Date: 2015–11
  9. By: Patterson, Christina (Massachusetts Institute of Technology); Sahin, Aysegul (Federal Reserve Bank of New York); Topa, Giorgio (Federal Reserve Bank of New York); Violante, Giovanni L. (New York University)
    Abstract: The UK experienced an unusually prolonged stagnation in labor productivity in the aftermath of the Great Recession. This paper analyzes the role of sectoral labor misallocation in accounting for this “productivity puzzle.” If jobseekers disproportionately search for jobs in sectors where productivity is relatively low, hires are concentrated in the wrong sectors and the post-recession recovery in aggregate productivity can be slow. Our calculations suggest that, quantified at the level of three-digit occupations, this mechanism can explain up to two-thirds of the deviations from trend-growth in UK labor productivity since 2007.
    Keywords: misallocation; productivity
    JEL: E24 E32 J24
    Date: 2016–01–01
  10. By: Francesco Longo; Luigi Siciliani; Andrew Street
    Abstract: Prospective payment systems fund hospitals based on a fixed-price regime that does not directly distinguish between specialist and general hospitals. We investigate whether current prospective payments in England compensate for differences in costs between specialist orthopaedic hospitals and trauma and orthopaedics (T&O) departments in general hospitals. We employ reference cost data for a sample of hospitals providing services in the trauma and orthopaedics specialty. Our regression results suggest that specialist orthopaedic hospitals have on average 13.5% lower profit margins. Under the assumption of break-even for the average trauma and orthopaedics department, two of the three specialist orthopaedic hospitals appear to make a loss on their activity. The same holds true for almost 34% of departments in our sample. Variations in the salary of doctors, scale economies, other hospital status (e.g. foundation trust, teaching hospital), and quality of care explain only a small proportion of such differences.
    Keywords: specialist hospitals, orthopaedics, hospital costs, HRG, tariff, reference costs
    JEL: I18 H51 D24
    Date: 2015–12
  11. By: Jeffrey S. Racine
    Abstract: Li & Racine (2004) have proposed a nonparametric kernel-based method for smoothing in the presence of categorical predictors as an alternative to the classical nonparametric approach that splits the data into subsets (‘cells’) defined by the unique combinations of the categorical predictors. Li, Simar & Zelenyuk (2014) present an alternative to Li & Racine’s (2004) method that they claim possesses lower mean square error and generalizes and improves upon the existing approaches. However, these claims do not appear to withstand scrutiny. A number of points need to be brought to the attention of practitioners, and two in particular stand out; a) Li et al.’s (2014) own simulation results reveal that their estimator performs worse than the existing classical ‘split’ estimator and appears to be inadmissible, and b) the claim that Li et al.’s (2014) estimator dominates that of Li & Racine (2004) on mean square error grounds does not appear to be the case. The classical split estimator and that of Li & Racine (2004) are both consistent, and it will be seen that Li & Racine’s (2004) estimator remains the best all around performer. And, as a practical matter, Li et al.’s (2014) estimator is not a feasible alternative in typical settings involving multinomial and multiple categorical predictors.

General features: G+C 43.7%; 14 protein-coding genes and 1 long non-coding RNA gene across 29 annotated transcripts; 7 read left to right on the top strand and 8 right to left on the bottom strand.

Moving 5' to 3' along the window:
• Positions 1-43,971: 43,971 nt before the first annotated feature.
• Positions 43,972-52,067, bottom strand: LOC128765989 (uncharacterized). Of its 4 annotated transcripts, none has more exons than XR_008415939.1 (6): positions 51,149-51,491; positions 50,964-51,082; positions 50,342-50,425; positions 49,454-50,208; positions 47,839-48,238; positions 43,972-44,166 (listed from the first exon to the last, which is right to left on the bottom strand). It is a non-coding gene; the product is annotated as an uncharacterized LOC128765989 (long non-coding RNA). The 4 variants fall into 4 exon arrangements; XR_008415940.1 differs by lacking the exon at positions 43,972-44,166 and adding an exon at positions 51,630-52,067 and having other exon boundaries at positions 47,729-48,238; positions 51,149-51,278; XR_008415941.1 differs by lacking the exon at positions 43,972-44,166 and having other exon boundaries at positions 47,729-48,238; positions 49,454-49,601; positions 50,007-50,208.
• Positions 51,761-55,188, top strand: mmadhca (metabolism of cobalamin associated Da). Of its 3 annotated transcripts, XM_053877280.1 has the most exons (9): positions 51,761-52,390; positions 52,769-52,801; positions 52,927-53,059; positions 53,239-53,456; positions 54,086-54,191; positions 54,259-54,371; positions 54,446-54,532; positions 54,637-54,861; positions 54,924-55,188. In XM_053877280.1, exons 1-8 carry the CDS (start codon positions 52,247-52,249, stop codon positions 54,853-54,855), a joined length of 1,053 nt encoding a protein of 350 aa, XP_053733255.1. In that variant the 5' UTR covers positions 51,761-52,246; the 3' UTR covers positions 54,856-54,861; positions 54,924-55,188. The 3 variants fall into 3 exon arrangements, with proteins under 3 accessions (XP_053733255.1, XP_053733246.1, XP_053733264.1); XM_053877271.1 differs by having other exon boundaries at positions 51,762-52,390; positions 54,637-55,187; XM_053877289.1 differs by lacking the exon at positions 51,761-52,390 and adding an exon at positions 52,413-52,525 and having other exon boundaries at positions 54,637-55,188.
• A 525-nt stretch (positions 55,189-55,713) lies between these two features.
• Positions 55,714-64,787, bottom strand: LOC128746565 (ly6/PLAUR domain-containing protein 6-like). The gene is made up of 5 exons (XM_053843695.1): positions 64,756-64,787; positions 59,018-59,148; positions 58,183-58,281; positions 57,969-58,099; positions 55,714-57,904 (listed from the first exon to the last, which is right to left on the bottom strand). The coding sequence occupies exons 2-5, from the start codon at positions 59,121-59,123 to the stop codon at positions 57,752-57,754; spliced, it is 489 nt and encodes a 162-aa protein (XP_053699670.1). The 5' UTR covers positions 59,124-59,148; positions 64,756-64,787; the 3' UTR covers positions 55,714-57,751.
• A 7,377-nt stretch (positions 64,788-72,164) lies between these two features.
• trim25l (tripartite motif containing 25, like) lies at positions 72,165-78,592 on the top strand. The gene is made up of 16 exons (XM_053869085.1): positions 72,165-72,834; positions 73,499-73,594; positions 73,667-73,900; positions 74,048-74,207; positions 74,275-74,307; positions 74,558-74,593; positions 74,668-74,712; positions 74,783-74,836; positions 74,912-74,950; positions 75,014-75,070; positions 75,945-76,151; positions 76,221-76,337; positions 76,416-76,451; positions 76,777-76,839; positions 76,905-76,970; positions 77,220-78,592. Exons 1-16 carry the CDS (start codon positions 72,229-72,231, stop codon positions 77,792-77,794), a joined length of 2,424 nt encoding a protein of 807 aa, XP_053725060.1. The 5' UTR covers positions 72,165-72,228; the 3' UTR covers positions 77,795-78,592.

Keywords: Kernel regression, cross-validation, finite-sample performance, replication.
    Date: 2016–01
  12. By: Nezih Guner; Andrii Parkhomenko; Gustavo Ventura
    Abstract: We document that for a group of high-income countries (i) mean earnings of managers tend to grow faster than for non managers over the life cycle; (ii) the earnings growth of managers relative to non managers over the life cycle is positively correlated with output per worker. We interpret this evidence through the lens of an equilibrium life-cycle, span-of-control model where managers invest in their skills. We parameterize this model with U.S. observations on managerial earnings, the size-distribution of plants and macroeconomic aggregates. We then quantify the relative importance of exogenous productivity differences, and the size-dependent distortions emphasized in the misallocation literature. Our findings indicate that such distortions are critical to generate the observed differences in the growth of relative managerial earnings across countries. Thus, observations on the relative earnings growth of managers become natural targets to discipline the level of distortions. Distortions that halve the growth of relative managerial earnings (a move from the U.S. to Italy in our data), lead to a reduction in managerial quality of 27% and to a reduction in output of about 7% – more than half of the observed gap between the U.S. and Italy. We find that cross-country variation in distortions accounts for about 42% of the cross-country variation in output per worker gap with the U.S.
    Keywords: managers, management practices, distortions, size, skill investments, productivity differences
    JEL: E23 E24 J24 M11 O43 O47
    Date: 2015–12

General information on the NEP project can be found at For comments please write to the director of NEP, Marco Novarese at <>. Put “NEP” in the subject, otherwise your mail may be rejected.
NEP’s infrastructure is sponsored by the School of Economics and Finance of Massey University in New Zealand.